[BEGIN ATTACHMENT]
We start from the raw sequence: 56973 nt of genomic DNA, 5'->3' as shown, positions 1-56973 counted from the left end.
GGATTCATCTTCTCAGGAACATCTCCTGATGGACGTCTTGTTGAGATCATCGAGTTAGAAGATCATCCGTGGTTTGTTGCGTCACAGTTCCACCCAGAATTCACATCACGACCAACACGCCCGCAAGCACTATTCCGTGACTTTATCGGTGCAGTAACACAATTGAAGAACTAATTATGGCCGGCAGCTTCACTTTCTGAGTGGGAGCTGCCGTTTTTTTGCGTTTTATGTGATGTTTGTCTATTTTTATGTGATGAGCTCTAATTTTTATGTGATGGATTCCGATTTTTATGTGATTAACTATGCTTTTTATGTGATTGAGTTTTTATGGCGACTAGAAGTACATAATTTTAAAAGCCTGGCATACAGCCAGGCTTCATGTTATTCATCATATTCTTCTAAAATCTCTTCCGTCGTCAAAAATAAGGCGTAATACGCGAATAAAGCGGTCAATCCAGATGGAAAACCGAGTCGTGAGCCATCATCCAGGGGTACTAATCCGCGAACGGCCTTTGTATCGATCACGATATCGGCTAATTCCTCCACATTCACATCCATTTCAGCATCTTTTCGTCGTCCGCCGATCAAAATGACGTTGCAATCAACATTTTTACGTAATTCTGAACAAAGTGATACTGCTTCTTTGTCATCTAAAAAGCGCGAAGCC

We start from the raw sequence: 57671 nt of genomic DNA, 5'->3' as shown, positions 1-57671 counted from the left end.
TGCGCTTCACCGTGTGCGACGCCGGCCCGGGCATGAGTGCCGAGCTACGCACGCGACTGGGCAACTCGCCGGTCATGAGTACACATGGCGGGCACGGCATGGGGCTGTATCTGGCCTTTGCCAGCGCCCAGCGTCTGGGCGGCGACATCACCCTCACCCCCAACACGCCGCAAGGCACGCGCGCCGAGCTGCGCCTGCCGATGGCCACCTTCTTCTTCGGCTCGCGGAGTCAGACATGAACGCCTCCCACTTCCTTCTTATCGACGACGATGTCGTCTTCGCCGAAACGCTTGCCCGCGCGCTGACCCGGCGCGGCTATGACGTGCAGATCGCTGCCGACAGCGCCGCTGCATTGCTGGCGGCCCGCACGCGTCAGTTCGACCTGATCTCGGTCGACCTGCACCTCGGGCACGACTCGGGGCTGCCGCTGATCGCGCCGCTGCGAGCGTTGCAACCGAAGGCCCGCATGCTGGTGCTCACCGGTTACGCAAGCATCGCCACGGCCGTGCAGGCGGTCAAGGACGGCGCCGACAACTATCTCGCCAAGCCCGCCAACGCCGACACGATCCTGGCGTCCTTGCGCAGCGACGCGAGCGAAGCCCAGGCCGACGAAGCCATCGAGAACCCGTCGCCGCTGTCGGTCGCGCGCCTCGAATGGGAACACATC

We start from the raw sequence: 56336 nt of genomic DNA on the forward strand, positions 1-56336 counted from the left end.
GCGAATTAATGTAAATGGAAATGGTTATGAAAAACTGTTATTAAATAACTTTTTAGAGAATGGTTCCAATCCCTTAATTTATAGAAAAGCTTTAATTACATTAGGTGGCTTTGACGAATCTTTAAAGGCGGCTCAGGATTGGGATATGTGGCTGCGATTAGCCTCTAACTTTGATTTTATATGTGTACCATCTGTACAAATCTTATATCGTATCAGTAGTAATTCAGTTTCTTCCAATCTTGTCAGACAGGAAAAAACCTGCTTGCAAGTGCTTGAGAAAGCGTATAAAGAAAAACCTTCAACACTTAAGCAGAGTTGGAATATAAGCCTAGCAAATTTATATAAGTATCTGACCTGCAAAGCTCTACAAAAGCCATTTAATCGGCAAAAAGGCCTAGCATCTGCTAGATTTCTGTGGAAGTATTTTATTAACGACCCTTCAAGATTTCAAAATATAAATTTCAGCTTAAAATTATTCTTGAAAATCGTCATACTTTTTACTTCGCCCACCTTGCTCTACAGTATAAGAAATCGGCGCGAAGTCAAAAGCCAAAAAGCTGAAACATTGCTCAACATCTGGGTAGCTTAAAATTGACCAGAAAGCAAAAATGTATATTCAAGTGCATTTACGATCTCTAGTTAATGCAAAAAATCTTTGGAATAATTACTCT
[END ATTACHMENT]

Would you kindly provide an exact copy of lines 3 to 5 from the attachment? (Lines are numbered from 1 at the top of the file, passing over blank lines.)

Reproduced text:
We start from the raw sequence: 57671 nt of genomic DNA, 5'->3' as shown, positions 1-57671 counted from the left end.
TGCGCTTCACCGTGTGCGACGCCGGCCCGGGCATGAGTGCCGAGCTACGCACGCGACTGGGCAACTCGCCGGTCATGAGTACACATGGCGGGCACGGCATGGGGCTGTATCTGGCCTTTGCCAGCGCCCAGCGTCTGGGCGGCGACATCACCCTCACCCCCAACACGCCGCAAGGCACGCGCGCCGAGCTGCGCCTGCCGATGGCCACCTTCTTCTTCGGCTCGCGGAGTCAGACATGAACGCCTCCCACTTCCTTCTTATCGACGACGATGTCGTCTTCGCCGAAACGCTTGCCCGCGCGCTGACCCGGCGCGGCTATGACGTGCAGATCGCTGCCGACAGCGCCGCTGCATTGCTGGCGGCCCGCACGCGTCAGTTCGACCTGATCTCGGTCGACCTGCACCTCGGGCACGACTCGGGGCTGCCGCTGATCGCGCCGCTGCGAGCGTTGCAACCGAAGGCCCGCATGCTGGTGCTCACCGGTTACGCAAGCATCGCCACGGCCGTGCAGGCGGTCAAGGACGGCGCCGACAACTATCTCGCCAAGCCCGCCAACGCCGACACGATCCTGGCGTCCTTGCGCAGCGACGCGAGCGAAGCCCAGGCCGACGAAGCCATCGAGAACCCGTCGCCGCTGTCGGTCGCGCGCCTCGAATGGGAACACATC

We start from the raw sequence: 56336 nt of genomic DNA on the forward strand, positions 1-56336 counted from the left end.